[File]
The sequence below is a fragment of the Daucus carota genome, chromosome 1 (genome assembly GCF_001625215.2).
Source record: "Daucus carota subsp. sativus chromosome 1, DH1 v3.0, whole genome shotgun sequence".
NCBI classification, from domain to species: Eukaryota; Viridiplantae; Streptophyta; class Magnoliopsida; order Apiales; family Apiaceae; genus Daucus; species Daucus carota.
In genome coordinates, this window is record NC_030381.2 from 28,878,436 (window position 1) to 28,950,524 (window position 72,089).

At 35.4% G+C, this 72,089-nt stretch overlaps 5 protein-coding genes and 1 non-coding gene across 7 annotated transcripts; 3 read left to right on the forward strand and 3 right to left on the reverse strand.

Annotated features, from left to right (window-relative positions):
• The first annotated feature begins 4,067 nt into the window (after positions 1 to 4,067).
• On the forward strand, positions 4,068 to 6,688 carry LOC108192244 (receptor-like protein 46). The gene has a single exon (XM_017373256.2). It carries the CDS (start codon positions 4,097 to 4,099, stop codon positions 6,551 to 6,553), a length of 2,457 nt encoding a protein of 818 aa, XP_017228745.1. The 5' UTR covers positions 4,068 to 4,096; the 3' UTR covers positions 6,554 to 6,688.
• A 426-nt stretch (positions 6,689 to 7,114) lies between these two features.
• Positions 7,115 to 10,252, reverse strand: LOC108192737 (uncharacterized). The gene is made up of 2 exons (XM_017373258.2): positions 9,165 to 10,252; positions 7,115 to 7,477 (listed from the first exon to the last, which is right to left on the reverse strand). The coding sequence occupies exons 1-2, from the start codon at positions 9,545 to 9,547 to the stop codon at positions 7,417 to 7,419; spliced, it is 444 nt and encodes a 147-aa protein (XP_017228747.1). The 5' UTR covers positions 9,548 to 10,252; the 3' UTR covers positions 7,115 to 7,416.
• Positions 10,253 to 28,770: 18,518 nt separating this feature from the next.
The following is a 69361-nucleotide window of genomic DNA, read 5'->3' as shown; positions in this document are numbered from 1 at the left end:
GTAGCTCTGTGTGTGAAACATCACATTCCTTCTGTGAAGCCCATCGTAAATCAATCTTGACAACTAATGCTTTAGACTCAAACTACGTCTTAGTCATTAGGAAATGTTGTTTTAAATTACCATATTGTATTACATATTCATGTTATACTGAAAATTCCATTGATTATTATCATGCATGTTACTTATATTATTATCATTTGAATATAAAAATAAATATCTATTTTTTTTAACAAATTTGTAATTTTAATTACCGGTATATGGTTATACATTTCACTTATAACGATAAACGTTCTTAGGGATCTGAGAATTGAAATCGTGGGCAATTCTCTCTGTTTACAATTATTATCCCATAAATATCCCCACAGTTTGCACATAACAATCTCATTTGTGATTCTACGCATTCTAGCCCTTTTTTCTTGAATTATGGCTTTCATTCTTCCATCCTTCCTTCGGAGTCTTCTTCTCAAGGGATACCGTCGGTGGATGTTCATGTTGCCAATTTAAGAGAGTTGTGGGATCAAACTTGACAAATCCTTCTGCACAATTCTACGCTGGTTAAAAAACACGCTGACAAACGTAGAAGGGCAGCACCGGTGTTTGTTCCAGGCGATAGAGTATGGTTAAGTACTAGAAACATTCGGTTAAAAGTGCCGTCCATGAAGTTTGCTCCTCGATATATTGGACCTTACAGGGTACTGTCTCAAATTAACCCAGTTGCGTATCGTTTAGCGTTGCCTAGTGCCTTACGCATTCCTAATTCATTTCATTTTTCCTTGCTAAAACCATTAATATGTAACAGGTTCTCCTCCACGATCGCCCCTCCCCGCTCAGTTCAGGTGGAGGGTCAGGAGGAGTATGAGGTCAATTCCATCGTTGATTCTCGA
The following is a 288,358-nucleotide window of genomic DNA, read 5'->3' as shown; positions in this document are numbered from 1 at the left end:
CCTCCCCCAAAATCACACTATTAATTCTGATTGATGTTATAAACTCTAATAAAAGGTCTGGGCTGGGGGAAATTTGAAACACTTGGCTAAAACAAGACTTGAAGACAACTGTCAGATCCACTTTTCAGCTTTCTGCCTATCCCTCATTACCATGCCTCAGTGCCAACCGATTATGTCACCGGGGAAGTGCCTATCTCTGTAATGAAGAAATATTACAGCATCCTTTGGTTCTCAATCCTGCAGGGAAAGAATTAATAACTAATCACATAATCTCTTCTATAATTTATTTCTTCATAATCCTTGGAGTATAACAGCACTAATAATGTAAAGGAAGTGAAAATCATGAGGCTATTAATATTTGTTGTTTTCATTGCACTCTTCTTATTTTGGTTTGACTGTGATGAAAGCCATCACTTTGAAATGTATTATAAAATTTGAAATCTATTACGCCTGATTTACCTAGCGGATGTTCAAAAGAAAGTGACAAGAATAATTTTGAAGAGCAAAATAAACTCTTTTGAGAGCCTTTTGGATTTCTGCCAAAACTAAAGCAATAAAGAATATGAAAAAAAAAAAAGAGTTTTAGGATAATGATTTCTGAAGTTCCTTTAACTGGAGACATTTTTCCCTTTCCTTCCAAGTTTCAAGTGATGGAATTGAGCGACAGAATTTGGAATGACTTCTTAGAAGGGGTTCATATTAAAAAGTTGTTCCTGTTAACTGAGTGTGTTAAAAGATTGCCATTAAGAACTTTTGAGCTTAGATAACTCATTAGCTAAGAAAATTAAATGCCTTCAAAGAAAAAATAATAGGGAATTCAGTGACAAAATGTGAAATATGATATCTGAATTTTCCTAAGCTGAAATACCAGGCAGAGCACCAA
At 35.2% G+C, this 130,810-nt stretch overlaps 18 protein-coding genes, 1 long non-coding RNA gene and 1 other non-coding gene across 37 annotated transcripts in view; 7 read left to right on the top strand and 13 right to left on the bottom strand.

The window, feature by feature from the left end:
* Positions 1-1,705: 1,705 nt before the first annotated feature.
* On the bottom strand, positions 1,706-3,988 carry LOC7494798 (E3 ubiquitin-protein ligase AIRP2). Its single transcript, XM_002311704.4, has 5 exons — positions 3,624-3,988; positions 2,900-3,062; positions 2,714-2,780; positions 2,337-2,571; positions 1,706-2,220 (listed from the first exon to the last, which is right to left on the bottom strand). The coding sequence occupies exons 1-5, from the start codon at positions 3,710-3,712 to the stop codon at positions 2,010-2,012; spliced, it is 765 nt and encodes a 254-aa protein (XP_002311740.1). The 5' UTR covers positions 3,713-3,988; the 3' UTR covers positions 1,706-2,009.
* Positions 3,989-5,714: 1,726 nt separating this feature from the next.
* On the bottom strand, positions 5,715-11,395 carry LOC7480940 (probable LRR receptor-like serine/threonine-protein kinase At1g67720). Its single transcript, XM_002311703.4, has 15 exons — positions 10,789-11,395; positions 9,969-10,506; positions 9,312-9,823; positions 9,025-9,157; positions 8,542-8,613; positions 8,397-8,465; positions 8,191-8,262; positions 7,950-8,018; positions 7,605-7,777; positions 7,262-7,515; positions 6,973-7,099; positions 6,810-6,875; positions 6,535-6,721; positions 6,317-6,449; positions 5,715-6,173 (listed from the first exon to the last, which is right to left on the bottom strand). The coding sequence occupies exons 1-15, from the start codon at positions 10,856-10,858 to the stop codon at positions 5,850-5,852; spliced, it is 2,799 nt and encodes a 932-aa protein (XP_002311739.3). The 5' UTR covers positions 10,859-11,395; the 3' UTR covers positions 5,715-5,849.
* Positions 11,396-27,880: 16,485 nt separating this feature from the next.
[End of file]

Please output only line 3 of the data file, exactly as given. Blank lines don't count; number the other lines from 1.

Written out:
NCBI classification, from domain to species: Eukaryota; Viridiplantae; Streptophyta; class Magnoliopsida; order Apiales; family Apiaceae; genus Daucus; species Daucus carota.